Why are we saying freehold status only in name? This is because under certain circumstances, you can be forced to give up your freehold property through government land acquisition and en bloc sales.
Government Land Acquisition
Private land may be acquired by the government for public purposes such as economic and infrastructure developments. For example, if the government wants to build a new MRT line, widen a road or to construct a new highway and your land or property is in the way, it will be acquired under the Land Acquisition Act. It is administered by the Singapore Land Authority (SLA).
Since April 2007, landowners whose land are acquired will be paid market value under the Act. The compensation will not be adjusted if there is any increase or decrease in value between the date of notice of acquisition and date of vacant possession. In other words, the potential value of property is not taken into account. The government will enjoy/bear the difference in price.
Hence, in Singapore property investment, nothing is 100% certain, as was highlighted in this case.
En Bloc Sale
A en-bloc sale can happen in several ways:
- Owners of old properties facing high maintenance cost selling collectively to interested housing developers. This will help them fetch a higher price per unit than if they sell individually.
- Older low-rise properties with large open spaces and common areas that have been under-utilised. This allows more intensive use of the land to build more housing units.
- Revision of plot ratio. This is one of the major factors driving en bloc sales. If the URA raises the plot ratio, the Building Control Height will be increased. This allows higher buildings to be built on the same plot of land (refer to table below). With the increase in Gross Floor Area (GFA), more housing units can be built. The plot ratio of land is indicated in the URA’s Master Plan which is revised once every five years.
|Gross Plot Ratio||Building Control Height|
- Change in zoning of land use. This is also included in the Master Plan and specifies what the land is used for. These zoning include Residential, Commercial, Commercial & Residential, Hotel, Business Park, to name a few. For example, if a land that was formerly zoned ‘Residential’ is subsequently revised to ‘Commercial & Residential’, the value of the land will increase. This is because commercial developments usually command higher rental returns than residential properties.
For an en bloc sale of a residential property to take place, owners of 90% of share value must agree if the development is less than 10 years old. For a development that is more than 10 years old, the threshold is lowered to 80%.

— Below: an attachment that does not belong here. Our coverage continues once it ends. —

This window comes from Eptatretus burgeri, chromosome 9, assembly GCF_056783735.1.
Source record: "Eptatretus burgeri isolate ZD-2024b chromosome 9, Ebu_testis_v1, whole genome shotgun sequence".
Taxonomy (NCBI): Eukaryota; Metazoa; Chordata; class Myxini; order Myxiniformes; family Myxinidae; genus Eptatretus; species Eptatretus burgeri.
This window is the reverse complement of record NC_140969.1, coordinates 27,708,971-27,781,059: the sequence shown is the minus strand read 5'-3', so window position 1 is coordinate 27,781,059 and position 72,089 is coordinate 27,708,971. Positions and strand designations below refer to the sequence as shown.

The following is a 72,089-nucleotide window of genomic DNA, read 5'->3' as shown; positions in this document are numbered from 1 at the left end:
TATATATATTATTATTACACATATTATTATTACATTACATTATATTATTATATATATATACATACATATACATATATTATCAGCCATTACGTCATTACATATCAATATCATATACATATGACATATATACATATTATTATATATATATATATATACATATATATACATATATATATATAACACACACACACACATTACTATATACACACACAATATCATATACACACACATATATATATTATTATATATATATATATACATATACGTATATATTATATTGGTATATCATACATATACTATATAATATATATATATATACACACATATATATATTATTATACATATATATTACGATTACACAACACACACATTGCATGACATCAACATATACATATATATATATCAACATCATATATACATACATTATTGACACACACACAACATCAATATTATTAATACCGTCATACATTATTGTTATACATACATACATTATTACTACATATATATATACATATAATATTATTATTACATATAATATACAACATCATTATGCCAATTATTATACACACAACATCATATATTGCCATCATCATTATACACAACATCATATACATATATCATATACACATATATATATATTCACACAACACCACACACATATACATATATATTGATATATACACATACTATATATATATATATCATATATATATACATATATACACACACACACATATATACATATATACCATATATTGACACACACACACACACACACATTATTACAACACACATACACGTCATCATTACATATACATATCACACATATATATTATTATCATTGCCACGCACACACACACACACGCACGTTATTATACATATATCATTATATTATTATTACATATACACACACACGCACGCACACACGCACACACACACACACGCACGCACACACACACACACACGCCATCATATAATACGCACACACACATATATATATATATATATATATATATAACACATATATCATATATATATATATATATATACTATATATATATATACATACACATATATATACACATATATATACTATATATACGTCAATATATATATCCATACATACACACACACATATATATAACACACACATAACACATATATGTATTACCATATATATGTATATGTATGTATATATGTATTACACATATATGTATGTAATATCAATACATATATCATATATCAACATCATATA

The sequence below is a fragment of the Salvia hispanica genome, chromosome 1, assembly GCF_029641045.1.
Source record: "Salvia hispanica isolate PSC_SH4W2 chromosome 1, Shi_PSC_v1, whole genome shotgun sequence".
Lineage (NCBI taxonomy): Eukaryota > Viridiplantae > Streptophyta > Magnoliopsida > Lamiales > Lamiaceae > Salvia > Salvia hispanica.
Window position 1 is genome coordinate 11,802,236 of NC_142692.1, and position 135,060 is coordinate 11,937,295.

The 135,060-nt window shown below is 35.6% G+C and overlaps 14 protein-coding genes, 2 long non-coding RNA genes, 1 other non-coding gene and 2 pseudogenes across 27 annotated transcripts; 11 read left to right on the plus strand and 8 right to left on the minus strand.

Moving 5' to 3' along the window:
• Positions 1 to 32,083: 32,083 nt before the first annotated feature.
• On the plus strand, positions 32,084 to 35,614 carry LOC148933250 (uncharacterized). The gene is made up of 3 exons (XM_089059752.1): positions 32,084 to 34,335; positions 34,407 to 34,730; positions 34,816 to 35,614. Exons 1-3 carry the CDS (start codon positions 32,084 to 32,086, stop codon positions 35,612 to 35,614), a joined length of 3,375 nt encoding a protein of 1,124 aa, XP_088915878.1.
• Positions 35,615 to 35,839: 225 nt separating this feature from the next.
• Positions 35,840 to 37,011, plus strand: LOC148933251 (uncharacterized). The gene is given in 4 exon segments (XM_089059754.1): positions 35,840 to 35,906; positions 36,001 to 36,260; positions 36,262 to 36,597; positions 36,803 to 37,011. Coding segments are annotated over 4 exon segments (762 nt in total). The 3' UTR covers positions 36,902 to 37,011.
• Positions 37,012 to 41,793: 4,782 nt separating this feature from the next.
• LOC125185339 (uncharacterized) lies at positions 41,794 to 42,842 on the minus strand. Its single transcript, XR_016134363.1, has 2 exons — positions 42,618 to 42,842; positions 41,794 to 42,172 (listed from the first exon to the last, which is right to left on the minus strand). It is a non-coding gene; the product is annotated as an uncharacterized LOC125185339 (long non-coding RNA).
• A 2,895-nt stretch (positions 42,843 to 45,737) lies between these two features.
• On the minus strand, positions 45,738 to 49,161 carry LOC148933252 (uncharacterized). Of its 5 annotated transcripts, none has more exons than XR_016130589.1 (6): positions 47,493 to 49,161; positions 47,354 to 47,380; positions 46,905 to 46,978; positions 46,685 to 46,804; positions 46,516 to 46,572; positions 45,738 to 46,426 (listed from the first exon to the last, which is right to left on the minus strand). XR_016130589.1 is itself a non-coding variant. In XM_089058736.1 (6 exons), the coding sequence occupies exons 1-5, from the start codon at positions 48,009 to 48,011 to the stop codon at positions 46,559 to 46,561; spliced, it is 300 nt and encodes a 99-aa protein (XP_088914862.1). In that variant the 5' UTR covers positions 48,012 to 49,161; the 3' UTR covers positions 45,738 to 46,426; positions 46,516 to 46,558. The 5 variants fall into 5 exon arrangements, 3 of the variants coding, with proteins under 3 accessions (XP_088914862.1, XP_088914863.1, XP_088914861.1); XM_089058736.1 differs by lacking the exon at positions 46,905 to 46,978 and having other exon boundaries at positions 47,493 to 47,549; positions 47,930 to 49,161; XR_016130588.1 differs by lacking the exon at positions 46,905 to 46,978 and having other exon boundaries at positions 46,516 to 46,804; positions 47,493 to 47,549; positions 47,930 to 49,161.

If you are one of the 10% or 20% of home owners who are against the en bloc sale, too bad for you! You will be forced to sell no matter whether your property is freehold or leasehold.
Location More Important Than Freehold Status?
This may sound like a cliché. But location is a very important factor when it comes to Singapore property investment.
For example, a property that is near the Central Business District is more desirable than one in the suburbs due to the convenience it offers. A property that is near an international school will be also more desirable. The reason is simple! These properties will see high demand from expatriates working here, especially those with children. As such, they will fetch higher rentals. Tenants care little whether your property is freehold or leasehold. What is important to them is convenience.
There is no difference in rental prices between a leasehold and freehold property of similar attributes. But due to the lower cost of the leasehold property, its ROI will effectively be higher.
For simple illustration, a leasehold property cost 2-million dollars while a freehold cost 2.2-million dollars (assuming a minimal 10% premium for the latter). If both fetch the same monthly rental of $5,000 per month, the annual rental yield of the leasehold property works out to be 3.0% compared to 2.7% for the freehold.
In addition, we have highligted earlier that the potential capital gain of leasehold properties may not necessarily be inferior to freehold. Nevertheless, one needs to be cognizant of the negative effect of lease decay and its effect on prices of 99-year leasehold properties.